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Malaria in Bhutan
2005: More efforts needed to contain malaria

Although control measures have helped in bringing down malaria related illnesses and deaths in the southern belt, the disease is still a threat, according to the latest reports from the Vector-borne Disease Control Programme (VDCP) in Gelephu, Sarpang.

Reported malaria cases
Malaria cases
1994 1998 1999 2001 2004
38,901 3,403 6,380 2,670 5,982
A total of 2,670 cases of malaria with five deaths were reported in 2004 against 5,982 reported cases and 14 deaths in 2001.

"There has been a considerable improvement but challenges still exist," said the VDCP programme manager, Dr. Karma Lhazeen. For the first time, Samtse dzongkhag reported the highest number of malaria cases contributing 38 percent of the total in 2004. "This is the first time in the history of malaria in Bhutan," said Dr. Karma Lhazeen.

Decrease of malaria cases

Dr. Lhazeen said that in 1994, when there were 38,901 reported malaria cases in the country, the highest ever recorded, Samtse contributed only about seven percent. "This is a startling increase in few years," she said, adding that there were some factors that may be the probable causes.

The resettlement of people from less malaria prone areas to the endemic areas and increase in the movement of these people into the high malaria transmission localities were cited as some major causes contributing to the increase in malaria cases. "Besides, routine surveillance and supervisory activities in this dzongkhag are hampered because of inadequate fund," said Dr. Lhazeen.

Meanwhile, the two most malaria plagued sub-tropical dzongkhags of Sarpang and Samdrup Jongkhar have shown considerable improvement. In Sarpang, the cases have been reduced from 51 percent in 2001 to 34 percent last year. Samdrup Jongkhar also showed a decrease from 46 percent in 1998 to only 14 percent in 2004.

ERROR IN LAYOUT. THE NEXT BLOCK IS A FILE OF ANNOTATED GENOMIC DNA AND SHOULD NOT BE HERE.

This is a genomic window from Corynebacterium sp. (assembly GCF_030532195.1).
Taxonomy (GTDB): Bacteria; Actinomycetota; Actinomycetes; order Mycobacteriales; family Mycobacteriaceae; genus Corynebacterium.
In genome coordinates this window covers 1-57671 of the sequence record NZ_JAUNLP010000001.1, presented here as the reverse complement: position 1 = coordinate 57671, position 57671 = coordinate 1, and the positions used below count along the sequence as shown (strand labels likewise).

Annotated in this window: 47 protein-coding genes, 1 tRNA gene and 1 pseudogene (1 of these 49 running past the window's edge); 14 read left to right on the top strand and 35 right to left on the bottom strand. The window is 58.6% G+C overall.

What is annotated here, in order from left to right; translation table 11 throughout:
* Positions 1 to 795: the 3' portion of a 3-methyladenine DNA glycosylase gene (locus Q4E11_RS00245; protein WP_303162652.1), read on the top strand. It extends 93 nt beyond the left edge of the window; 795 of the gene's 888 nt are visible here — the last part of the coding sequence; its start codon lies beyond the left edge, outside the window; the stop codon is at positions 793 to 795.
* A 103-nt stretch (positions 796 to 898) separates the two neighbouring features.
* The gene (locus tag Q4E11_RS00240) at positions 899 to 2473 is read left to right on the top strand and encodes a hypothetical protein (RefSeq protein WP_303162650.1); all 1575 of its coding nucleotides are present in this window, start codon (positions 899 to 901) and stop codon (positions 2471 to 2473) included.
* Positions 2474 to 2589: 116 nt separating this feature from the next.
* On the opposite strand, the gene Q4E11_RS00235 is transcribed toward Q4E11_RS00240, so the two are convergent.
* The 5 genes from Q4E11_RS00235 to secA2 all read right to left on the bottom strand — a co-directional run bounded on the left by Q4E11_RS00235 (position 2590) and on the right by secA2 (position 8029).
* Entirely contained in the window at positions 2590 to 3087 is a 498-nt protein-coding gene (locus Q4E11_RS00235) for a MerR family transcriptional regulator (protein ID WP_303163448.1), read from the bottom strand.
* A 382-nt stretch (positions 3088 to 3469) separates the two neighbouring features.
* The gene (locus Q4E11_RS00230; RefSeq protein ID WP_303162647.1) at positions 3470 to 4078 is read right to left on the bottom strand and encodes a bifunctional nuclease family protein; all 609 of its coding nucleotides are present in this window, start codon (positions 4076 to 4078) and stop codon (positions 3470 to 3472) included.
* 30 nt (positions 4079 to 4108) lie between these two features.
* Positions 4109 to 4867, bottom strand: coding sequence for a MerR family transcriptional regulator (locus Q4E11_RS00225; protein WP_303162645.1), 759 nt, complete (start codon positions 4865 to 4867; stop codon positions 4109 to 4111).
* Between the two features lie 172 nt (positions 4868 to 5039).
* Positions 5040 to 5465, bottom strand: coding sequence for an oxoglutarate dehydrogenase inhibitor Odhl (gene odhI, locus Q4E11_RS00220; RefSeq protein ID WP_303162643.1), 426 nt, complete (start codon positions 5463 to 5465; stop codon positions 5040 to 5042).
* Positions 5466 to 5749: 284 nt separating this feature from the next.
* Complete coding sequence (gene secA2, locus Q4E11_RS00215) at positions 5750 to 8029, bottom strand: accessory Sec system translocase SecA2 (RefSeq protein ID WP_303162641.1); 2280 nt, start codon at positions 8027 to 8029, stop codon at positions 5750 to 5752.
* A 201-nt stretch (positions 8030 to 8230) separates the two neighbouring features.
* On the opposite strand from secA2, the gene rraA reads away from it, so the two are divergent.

Intensified awareness campaigns and strengthened surveillance activities were cited as the reasons for the improvement. "Since the early years these dzongkhags have been given priority as they are the most prone areas to malaria infection," said Dr. Lhazeen.

Meanwhile, the latest figures show that the beginning of 2005 saw 67 cases of malaria which, according to Dr. Lhazeen, is better than last year's number of 94 for the same period.

Of the various initiatives, Insecticide Treated Bed Nets (ITBN) were "impregnated" with the insecticide twice a year. In areas with high Plasmodium falciparum malaria, Focal Indoor Residual Spray (IRS) was done once a year in high transmission areas and forest and other adjoining areas just before the maximum transmission season.

New strategies
New strategies have also been recently introduced to curb the problem. The long lasting insecticide nets (LLINs) which are pre-treated bed nets that need not be treated with insecticides like ordinary bed-nets have been lately introduced along with a new drug called co-artem for treatment of uncomplicated falciparum malaria. "This drug is very effective and will prevent spread of drug resistant malaria," said Dr. Lhazeen.